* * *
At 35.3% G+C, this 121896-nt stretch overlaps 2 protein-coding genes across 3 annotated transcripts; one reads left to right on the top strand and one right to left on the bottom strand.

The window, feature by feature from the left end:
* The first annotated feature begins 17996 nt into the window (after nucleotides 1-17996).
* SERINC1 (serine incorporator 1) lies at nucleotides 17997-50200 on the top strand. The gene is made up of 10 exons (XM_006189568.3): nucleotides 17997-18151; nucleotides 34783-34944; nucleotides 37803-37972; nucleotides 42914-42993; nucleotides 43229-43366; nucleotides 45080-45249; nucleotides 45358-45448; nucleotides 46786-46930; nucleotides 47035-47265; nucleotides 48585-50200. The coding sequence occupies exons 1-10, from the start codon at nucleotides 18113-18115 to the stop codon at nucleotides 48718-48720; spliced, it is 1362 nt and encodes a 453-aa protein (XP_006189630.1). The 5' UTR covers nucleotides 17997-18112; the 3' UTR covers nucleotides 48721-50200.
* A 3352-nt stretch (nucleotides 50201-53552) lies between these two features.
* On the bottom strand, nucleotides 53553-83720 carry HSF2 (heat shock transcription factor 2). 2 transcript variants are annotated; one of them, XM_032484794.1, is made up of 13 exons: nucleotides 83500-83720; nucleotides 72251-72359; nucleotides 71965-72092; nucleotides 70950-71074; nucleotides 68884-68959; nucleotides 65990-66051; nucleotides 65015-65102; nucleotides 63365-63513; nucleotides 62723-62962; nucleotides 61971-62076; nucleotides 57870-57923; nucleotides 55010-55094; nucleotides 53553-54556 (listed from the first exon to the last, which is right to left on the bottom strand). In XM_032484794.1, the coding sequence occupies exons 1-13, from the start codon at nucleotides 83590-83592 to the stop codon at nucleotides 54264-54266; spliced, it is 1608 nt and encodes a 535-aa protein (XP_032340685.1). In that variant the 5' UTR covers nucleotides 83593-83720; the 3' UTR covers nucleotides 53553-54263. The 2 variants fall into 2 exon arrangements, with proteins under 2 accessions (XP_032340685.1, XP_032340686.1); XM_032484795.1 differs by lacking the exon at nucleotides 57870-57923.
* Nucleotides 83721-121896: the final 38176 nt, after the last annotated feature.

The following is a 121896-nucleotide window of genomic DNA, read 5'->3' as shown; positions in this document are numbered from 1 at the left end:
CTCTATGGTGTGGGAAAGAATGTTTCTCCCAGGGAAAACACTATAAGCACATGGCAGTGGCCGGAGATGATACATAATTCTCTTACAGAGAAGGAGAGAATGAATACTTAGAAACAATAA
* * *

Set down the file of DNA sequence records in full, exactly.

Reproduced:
At 35.3% G+C, this 121896-nt stretch overlaps 2 protein-coding genes across 3 annotated transcripts; one reads left to right on the top strand and one right to left on the bottom strand.

The window, feature by feature from the left end:
* The first annotated feature begins 17996 nt into the window (after nucleotides 1-17996).
* SERINC1 (serine incorporator 1) lies at nucleotides 17997-50200 on the top strand. The gene is made up of 10 exons (XM_006189568.3): nucleotides 17997-18151; nucleotides 34783-34944; nucleotides 37803-37972; nucleotides 42914-42993; nucleotides 43229-43366; nucleotides 45080-45249; nucleotides 45358-45448; nucleotides 46786-46930; nucleotides 47035-47265; nucleotides 48585-50200. The coding sequence occupies exons 1-10, from the start codon at nucleotides 18113-18115 to the stop codon at nucleotides 48718-48720; spliced, it is 1362 nt and encodes a 453-aa protein (XP_006189630.1). The 5' UTR covers nucleotides 17997-18112; the 3' UTR covers nucleotides 48721-50200.
* A 3352-nt stretch (nucleotides 50201-53552) lies between these two features.
* On the bottom strand, nucleotides 53553-83720 carry HSF2 (heat shock transcription factor 2). 2 transcript variants are annotated; one of them, XM_032484794.1, is made up of 13 exons: nucleotides 83500-83720; nucleotides 72251-72359; nucleotides 71965-72092; nucleotides 70950-71074; nucleotides 68884-68959; nucleotides 65990-66051; nucleotides 65015-65102; nucleotides 63365-63513; nucleotides 62723-62962; nucleotides 61971-62076; nucleotides 57870-57923; nucleotides 55010-55094; nucleotides 53553-54556 (listed from the first exon to the last, which is right to left on the bottom strand). In XM_032484794.1, the coding sequence occupies exons 1-13, from the start codon at nucleotides 83590-83592 to the stop codon at nucleotides 54264-54266; spliced, it is 1608 nt and encodes a 535-aa protein (XP_032340685.1). In that variant the 5' UTR covers nucleotides 83593-83720; the 3' UTR covers nucleotides 53553-54263. The 2 variants fall into 2 exon arrangements, with proteins under 2 accessions (XP_032340685.1, XP_032340686.1); XM_032484795.1 differs by lacking the exon at nucleotides 57870-57923.
* Nucleotides 83721-121896: the final 38176 nt, after the last annotated feature.

The following is a 121896-nucleotide window of genomic DNA, read 5'->3' as shown; positions in this document are numbered from 1 at the left end:
CTCTATGGTGTGGGAAAGAATGTTTCTCCCAGGGAAAACACTATAAGCACATGGCAGTGGCCGGAGATGATACATAATTCTCTTACAGAGAAGGAGAGAATGAATACTTAGAAACAATAA